By Gagandeep Ghuman
Published: Jan. 25, 2012.
Squamish council passed a motion at the committee of the whole meeting on Tuesday, Jan. 24, expressing its support for the Skookum Creek Power Project, subject to a few conditions.
With Coun. Bryan Raiser opposed, the council resolved to write a letter of support to the Ministry of Forests, Lands and Natural Resources.
The council, however, laid down two conditions: First, the proponents should get endorsement from Squamish Off-Road Cycling Association, and Squamish Dirt Bike Association (SDBA), and the Squamish Paddling Club.
Second, the proponent should support District of Squamish boundary expansion, without which the district can’t hope to get any of the taxes on the project.
The Indepent Power Project (IPP) on Skookum Creek, located 12 kilometres east of Squamish, is a $92 million project and is expected to generate 25 MW of electricity.
Run of River Power Inc. CEO Rick Hopp made an hour long presentation addressing council concerns about the project.
He also highlighted the economic benefits to Squamish: Over $570,000 in property taxes, almost 600 direct and indirect jobs and $8 million of GDP generated as a result of spending by workers.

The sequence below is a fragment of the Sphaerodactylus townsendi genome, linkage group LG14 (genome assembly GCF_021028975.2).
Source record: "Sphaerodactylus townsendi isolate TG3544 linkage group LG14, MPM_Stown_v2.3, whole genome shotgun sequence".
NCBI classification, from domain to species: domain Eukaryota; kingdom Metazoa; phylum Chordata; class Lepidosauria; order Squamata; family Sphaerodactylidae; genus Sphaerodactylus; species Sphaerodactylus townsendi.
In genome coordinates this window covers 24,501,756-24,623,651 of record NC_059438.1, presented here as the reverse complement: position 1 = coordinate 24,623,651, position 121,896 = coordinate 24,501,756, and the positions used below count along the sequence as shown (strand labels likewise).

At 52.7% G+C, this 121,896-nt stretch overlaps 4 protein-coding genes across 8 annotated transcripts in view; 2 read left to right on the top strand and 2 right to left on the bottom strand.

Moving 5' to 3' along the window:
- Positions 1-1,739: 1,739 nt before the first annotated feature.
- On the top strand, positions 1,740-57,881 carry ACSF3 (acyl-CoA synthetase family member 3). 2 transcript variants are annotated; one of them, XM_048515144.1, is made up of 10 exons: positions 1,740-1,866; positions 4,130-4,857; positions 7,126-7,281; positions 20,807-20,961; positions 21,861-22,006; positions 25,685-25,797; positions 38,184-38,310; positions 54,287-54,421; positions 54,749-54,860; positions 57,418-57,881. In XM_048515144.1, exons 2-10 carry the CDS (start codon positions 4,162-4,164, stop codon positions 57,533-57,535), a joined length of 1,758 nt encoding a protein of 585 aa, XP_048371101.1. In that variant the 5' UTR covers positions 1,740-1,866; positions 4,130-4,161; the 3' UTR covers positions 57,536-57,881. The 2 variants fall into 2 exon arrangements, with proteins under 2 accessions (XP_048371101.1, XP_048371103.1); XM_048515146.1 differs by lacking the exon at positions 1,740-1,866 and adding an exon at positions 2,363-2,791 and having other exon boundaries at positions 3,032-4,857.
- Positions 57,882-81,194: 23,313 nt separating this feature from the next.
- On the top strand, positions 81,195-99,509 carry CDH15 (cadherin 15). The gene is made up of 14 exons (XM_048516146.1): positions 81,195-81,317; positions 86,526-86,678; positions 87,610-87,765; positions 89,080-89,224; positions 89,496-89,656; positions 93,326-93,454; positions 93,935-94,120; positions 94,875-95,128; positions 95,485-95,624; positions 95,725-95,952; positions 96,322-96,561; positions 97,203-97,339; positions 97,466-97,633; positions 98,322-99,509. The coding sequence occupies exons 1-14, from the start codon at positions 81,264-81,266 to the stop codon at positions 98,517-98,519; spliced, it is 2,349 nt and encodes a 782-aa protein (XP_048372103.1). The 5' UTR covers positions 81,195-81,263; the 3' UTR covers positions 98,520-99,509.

Industries directly supplying goods and services used by the project are also expected to generate $35 million of GDP, the proponents claimed.
With no construction camps on site, workers would be spending money at local hotels, restaurants, and stores for almost two years, Hopp noted.
The company will soon sign Key Principles Agreement with SORCA and SDBA.
“It’s at the final stages and we are expecting it to be signed soon,” said Kristen Langan, corporate communications for ROR.
Both trail user groups had raised alarm over key mountain biking trails the project could roil.
The project would impinge on at least 20 trails, said SORCA’s Mike Nelson, who has been negotiating with the company for over the past few months.
The company is also working with Mamquam River Access Society to mitigate any negative effects the project might have on kayaking and other recreational sports.
The environmental assessment for the project has also been completed.
“Extensive impact assessments studies conducted over the last four years show no significant impacts to fish or fish habitats,” Langan said.
Joshua Joseph, Squamish Nation councillor, also threw his support behind the project at the meeting.
The proponents had signed a long-term Impact Benefit Agreement with the Squamish Nation last December.